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Luminare

Name applied to the shafts with which we find the roof of the passages and chambers of the Catacombs occasionally pierced for the admission of light and air

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* Published by Encyclopedia Press, 1913.


Luminare (a word which gives in the plural luminaria and has hence been incorrectly written in the singular luminarium) is the name applied to the shafts with which we find the roof of the passages and chambers of the Catacombs occasionally pierced for the admission of light and air. These chimney-like openings have in many cases a considerable thickness of soil to traverse before they reach the surface of the ground. They generally broaden out below, but contract towards the summit, being sometimes circular but more frequently square in section. As a rule they reach down to the second or lower story of the catacomb, passing through the first. Sometimes they are so contrived as to give light to two or even more chambers at once, or to a chamber and gallery together.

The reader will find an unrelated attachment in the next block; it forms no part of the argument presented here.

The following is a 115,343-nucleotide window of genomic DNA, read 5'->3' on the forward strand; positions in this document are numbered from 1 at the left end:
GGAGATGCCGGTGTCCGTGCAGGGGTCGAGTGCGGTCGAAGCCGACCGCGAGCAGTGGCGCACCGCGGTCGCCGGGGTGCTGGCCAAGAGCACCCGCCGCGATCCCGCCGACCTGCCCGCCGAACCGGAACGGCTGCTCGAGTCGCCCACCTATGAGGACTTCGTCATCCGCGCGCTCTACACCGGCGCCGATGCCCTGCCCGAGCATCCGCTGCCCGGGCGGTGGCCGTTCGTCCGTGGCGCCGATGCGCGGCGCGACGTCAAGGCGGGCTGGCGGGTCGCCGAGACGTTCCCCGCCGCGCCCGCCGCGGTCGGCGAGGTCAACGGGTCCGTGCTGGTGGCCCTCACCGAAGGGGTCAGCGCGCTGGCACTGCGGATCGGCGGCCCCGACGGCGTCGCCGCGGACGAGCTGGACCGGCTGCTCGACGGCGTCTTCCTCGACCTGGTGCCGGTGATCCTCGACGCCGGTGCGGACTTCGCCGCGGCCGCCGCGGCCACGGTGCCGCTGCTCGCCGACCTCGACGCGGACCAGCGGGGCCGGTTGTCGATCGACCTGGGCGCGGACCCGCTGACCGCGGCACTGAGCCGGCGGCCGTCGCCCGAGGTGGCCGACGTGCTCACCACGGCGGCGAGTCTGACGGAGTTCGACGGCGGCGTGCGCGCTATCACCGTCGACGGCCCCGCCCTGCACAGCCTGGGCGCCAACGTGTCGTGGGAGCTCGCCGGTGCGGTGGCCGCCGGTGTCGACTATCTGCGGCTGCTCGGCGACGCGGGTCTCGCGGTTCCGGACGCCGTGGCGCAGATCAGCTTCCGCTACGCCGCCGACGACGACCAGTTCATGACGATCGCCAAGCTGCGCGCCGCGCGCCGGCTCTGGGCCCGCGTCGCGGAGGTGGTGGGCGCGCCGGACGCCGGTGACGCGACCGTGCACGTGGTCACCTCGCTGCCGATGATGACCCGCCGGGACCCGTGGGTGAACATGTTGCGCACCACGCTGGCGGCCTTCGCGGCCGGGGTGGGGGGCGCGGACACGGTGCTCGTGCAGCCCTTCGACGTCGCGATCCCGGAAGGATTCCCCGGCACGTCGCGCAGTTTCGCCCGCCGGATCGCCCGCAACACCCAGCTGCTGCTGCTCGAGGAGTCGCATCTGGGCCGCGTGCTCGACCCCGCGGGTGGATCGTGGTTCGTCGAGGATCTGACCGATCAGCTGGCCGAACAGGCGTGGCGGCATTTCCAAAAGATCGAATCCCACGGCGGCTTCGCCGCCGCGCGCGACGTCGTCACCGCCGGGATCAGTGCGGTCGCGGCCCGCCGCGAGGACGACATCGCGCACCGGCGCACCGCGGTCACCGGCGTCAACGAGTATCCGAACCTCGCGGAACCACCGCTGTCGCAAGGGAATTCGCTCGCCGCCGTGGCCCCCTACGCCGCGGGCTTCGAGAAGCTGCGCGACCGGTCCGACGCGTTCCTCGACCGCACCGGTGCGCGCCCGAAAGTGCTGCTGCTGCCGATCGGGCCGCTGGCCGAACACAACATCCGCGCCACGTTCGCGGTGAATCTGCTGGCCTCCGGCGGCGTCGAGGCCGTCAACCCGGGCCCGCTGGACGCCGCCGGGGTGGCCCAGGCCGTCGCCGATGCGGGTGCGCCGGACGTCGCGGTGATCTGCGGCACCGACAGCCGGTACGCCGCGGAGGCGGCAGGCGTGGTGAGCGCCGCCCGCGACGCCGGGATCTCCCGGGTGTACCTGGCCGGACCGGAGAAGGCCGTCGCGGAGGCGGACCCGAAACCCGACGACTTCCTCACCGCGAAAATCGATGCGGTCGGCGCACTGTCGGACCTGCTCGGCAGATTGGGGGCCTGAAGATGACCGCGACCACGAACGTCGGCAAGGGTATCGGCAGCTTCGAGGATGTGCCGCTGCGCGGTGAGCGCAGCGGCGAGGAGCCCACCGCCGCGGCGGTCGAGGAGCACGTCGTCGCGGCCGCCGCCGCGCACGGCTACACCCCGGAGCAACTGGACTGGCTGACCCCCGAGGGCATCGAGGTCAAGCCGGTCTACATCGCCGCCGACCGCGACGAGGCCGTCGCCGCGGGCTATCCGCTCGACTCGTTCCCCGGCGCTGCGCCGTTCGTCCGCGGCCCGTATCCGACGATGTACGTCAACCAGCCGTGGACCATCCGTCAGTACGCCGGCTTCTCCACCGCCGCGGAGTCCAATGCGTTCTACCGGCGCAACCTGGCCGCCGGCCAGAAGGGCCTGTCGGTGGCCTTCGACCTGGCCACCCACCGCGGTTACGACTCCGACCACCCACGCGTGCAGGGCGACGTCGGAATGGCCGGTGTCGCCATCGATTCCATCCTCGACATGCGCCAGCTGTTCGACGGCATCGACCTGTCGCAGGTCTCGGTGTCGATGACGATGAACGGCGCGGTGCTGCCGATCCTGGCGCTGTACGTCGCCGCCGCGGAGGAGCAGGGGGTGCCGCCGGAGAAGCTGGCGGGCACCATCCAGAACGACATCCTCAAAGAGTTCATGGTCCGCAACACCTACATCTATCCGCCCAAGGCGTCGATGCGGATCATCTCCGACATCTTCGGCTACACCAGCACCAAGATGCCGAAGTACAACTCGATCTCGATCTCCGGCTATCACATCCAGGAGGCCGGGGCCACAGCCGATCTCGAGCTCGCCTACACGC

Of the existence of these light-shafts we have historical as well as archaeological evidence. For example, St. Jerome, in a well-known passage, writes of his experience in Rome when he was a boy, about A.D. 360."I used", he says, "every Sunday, in company with other boys of my own age and tastes, to visit the tombs of the Apostles and martyrs and to go into the crypts excavated there in the bowels of the earth. The walls on either side as you enter are full of the bodies of the dead, and the whole place is so dark as to recall the words of the prophet, `let them go down alive into Hades'. Here and there a little light admitted from above suffices to give a momentary relief to the horror of darkness" (In Ezech., lx). This "little light" undoubtedly was admitted through the luminaria. Again, less than half a century later we have the testimony of the poet Prudentius, whose language is more explicit."Not far from the city walls", he informs us, "among the well-trimmed orchards there lies a crypt buried in darksome pits. Into its secret recesses a steep path with winding stairs directs one, even though the turnings shut out the light. The light of day, indeed, comes in through the doorway, and illuminates the threshold of the portico; and when, as you advance further, the darkness as of night seems to get more and more obscure throughout the mazes of the cavern, there occur at intervals apertures cut in the roof which convey the bright radiance of the sun down into the cave. Although the recesses, winding at random this way and that, form narrow chambers with darksome galleries, yet a considerable quantity of light finds its way through the pierced vaulting down into the hollow bowels of the mountain. And thus throughout the subterranean crypt it is possible to perceive the brightness and enjoy the light of the absent sun" (Prudentius, Peristeph., xi). Although the word luminare itself is not employed by either of these writers, it is not a term of modern coinage. In the Cemetery of St. Callistus we have a rather famous inscription set up by the Deacon Severus which begins thus: